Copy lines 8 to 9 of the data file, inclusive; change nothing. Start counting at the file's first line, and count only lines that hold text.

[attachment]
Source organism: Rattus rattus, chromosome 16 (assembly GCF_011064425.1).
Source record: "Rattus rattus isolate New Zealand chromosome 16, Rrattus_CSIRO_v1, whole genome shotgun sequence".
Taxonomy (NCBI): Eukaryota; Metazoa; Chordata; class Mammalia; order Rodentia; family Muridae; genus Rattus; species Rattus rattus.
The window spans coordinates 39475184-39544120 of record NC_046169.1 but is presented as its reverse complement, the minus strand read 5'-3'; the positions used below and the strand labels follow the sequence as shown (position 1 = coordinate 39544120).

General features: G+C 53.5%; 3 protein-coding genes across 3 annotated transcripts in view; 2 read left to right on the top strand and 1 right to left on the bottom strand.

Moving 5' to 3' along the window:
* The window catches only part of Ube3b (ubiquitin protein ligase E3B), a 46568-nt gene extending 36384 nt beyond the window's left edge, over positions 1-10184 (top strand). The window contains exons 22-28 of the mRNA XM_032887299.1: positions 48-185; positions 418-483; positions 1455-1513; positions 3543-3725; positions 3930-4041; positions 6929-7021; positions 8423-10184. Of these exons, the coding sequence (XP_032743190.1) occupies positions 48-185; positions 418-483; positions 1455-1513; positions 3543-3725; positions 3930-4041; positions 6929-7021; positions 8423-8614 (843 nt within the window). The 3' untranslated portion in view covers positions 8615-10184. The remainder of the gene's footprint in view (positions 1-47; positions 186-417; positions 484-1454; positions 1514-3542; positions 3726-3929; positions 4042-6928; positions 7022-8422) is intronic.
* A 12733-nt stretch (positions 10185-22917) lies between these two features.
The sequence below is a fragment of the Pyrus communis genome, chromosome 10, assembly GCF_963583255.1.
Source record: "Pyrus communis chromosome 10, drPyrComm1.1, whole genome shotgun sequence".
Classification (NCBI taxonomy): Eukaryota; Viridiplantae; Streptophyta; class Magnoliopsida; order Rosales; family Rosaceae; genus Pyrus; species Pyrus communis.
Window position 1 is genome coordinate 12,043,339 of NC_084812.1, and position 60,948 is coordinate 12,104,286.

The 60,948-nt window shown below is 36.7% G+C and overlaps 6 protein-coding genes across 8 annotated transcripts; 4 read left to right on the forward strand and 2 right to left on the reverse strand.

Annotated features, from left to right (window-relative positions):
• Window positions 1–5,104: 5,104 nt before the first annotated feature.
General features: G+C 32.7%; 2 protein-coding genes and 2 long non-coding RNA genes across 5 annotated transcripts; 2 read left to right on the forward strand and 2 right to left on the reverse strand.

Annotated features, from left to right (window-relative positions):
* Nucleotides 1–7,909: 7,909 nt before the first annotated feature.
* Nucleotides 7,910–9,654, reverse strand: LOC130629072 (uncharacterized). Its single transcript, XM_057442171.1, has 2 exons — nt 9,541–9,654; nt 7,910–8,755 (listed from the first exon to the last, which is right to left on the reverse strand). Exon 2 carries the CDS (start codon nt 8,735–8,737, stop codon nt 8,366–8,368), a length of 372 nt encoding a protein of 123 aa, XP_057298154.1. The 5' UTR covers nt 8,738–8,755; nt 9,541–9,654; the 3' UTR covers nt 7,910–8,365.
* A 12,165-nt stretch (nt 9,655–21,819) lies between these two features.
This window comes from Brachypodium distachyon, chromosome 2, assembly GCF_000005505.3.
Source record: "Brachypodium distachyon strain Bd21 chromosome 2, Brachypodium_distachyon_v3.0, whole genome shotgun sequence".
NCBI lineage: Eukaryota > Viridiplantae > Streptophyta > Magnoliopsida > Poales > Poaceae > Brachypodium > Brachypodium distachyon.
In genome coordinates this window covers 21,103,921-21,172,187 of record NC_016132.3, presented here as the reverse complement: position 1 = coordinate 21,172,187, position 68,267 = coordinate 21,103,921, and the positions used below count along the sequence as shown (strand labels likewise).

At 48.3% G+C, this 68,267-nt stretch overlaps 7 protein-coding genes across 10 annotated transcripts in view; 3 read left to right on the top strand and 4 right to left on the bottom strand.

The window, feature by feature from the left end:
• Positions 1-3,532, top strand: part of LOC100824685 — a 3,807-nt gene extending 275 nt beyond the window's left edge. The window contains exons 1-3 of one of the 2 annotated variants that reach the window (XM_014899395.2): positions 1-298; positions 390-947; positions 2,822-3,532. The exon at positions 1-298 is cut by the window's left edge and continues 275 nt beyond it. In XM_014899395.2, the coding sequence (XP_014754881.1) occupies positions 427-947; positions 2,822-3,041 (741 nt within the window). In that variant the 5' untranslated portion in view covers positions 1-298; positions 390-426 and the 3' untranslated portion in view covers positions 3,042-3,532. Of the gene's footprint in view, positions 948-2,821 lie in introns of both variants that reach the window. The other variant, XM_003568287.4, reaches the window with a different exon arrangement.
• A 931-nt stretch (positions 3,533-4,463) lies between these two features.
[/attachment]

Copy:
* A 12733-nt stretch (positions 10185-22917) lies between these two features.
The sequence below is a fragment of the Pyrus communis genome, chromosome 10, assembly GCF_963583255.1.